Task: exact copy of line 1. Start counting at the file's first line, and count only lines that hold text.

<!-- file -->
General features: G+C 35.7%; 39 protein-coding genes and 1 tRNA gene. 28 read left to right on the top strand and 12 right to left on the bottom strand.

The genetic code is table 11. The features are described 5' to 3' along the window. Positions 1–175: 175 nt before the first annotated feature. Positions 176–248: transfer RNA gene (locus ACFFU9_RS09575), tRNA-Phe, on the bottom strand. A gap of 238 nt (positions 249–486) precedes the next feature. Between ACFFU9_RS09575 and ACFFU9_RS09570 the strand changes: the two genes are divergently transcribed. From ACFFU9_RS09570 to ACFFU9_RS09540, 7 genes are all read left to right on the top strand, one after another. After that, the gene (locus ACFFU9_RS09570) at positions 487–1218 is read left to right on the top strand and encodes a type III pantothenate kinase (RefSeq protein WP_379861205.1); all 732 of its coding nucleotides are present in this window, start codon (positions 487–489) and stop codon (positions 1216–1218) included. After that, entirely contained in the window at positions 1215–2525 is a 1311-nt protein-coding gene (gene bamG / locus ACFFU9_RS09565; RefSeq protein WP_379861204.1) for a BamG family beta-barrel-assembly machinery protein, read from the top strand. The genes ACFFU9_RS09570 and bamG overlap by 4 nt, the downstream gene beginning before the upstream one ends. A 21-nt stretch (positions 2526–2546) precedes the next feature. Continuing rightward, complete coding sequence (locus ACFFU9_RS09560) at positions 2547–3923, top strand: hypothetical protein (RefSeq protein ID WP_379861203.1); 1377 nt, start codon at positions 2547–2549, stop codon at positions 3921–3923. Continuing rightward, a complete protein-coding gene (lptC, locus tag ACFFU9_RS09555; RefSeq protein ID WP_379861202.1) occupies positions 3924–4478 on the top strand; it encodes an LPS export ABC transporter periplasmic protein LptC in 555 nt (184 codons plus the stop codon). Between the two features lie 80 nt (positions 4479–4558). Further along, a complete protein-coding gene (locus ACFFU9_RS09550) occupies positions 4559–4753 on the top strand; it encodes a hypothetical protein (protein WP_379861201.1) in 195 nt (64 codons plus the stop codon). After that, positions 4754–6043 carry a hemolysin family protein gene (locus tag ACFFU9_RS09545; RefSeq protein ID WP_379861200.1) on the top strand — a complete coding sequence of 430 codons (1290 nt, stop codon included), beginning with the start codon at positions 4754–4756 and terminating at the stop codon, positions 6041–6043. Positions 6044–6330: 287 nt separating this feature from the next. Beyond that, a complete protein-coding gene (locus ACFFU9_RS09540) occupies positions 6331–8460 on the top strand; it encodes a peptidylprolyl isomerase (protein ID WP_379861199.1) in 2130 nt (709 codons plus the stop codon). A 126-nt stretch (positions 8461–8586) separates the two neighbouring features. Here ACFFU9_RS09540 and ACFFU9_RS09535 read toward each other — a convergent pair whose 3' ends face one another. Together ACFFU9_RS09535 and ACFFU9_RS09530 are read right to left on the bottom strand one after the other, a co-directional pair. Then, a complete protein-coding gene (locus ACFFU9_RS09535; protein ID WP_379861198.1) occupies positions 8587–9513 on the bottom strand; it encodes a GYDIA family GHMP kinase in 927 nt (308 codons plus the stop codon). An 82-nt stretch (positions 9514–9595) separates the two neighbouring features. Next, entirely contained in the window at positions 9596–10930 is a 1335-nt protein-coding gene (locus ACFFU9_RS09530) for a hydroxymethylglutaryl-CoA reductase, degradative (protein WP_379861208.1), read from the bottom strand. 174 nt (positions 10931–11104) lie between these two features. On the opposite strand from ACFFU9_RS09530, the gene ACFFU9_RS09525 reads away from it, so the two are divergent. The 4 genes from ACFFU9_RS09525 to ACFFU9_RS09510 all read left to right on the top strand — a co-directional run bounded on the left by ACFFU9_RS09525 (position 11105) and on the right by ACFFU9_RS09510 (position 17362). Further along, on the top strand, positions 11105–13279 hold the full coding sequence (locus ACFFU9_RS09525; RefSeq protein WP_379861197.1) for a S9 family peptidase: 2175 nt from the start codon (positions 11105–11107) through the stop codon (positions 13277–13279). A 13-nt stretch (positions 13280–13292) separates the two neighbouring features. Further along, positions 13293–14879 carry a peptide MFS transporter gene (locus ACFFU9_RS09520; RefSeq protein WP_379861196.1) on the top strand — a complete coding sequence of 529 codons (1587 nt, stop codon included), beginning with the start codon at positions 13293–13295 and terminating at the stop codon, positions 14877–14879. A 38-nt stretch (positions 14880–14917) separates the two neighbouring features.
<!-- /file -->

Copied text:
General features: G+C 35.7%; 39 protein-coding genes and 1 tRNA gene. 28 read left to right on the top strand and 12 right to left on the bottom strand.